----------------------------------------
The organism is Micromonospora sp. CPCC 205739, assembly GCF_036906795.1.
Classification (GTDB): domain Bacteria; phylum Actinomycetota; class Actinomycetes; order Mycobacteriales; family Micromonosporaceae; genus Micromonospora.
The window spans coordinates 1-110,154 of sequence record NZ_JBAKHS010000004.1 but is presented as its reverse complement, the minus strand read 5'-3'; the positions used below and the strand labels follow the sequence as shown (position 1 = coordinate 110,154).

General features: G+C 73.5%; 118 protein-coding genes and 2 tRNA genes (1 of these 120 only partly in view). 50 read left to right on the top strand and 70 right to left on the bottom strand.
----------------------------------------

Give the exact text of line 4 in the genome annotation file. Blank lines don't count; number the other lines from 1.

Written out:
General features: G+C 73.5%; 118 protein-coding genes and 2 tRNA genes (1 of these 120 only partly in view). 50 read left to right on the top strand and 70 right to left on the bottom strand.